I don’t mean to complain about the various Ponzi schemes conducted by the US government, or even to suggest that we – the taxpayers – have little choice in where or how our government spends its annual haul, and its unlimited borrowing in our name. This situation has existed and grown worse for my entire lifetime. I may not intellectually accept it, or even understand it, but I bear it along with every other American alive today.
But I am curious. What happens when a Ponzi scheme is exposed – generally by “investors” who suddenly, or gradually, realize their “investment” is gone, wasted, unavailable, for naught?
Legally, in dealing with an exposed Ponzi, the first thing the courts do is work up a clawback. Government agencies and companies have rules outlining the use of clawbacks, “provisions whereby money already paid to an employee must be returned to an employer or benefactor, sometimes with a penalty.”
When dealing with corrupt and intentional Ponzi schemes, it is the courts and bankruptcy trustees who must determine the clawback – literally a clawing back of resources paid out to more recent recipients of dividends or payments in order to “level the playing field” and to restore a small portion of the “investment” to all investors. Investors, at least the more recent ones, will pay twice for the crimes of others.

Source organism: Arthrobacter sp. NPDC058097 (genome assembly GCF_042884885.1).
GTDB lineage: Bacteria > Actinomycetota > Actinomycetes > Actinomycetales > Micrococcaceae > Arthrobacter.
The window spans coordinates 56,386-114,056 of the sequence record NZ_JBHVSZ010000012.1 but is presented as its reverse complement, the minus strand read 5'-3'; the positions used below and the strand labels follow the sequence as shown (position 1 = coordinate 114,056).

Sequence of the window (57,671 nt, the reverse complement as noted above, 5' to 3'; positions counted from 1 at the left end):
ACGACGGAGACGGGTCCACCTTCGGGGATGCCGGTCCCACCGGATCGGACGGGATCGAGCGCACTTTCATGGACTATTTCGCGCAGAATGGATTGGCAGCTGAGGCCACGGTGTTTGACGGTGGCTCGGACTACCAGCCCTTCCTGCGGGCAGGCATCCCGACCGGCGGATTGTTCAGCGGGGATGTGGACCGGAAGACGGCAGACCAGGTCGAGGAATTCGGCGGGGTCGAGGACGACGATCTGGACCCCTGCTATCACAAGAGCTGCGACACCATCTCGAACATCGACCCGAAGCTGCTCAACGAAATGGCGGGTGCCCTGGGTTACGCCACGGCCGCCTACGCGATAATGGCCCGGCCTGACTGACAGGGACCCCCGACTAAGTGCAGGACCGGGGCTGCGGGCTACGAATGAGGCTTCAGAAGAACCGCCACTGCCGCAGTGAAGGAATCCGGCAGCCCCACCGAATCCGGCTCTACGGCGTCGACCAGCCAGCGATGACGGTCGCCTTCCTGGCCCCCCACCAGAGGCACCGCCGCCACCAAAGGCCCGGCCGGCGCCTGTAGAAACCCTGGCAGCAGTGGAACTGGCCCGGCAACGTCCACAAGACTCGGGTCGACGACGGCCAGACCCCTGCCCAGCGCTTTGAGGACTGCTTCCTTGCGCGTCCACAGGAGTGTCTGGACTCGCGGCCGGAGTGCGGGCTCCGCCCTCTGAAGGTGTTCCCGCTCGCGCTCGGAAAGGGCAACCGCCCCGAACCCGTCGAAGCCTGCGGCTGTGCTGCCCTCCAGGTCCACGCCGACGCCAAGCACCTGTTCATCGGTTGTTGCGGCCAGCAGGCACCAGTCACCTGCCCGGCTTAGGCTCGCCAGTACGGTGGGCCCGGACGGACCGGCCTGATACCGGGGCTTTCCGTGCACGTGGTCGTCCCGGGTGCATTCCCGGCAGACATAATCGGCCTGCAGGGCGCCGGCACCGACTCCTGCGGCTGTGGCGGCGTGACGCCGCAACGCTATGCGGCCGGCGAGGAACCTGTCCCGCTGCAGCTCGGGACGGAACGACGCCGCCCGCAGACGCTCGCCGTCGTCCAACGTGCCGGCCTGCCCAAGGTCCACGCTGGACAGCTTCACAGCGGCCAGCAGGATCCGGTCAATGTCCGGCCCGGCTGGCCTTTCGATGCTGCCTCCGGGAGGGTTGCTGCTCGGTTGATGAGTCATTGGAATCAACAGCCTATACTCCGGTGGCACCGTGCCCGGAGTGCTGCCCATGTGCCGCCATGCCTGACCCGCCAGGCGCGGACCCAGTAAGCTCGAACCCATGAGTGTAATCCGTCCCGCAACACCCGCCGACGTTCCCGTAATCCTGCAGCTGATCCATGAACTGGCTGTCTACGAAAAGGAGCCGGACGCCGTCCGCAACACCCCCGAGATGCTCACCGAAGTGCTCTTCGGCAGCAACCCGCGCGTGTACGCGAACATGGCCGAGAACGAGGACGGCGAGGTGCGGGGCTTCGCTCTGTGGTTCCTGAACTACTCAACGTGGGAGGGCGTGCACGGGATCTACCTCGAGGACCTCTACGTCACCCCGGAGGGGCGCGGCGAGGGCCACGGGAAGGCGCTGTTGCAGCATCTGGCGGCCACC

Most investors in your typical Ponzi are blissfully ignorant until the Ponzi scheme collapses. Most investors are also innocent of major crimes, and are truly considered victims. In the case of the American taxpayer, long engaged in supporting the federal Ponzi schemes, he or she is ignorant, innocent, and victimized. Astonishingly, the American taxpayer is, and always has been, unable to opt out of the fraud.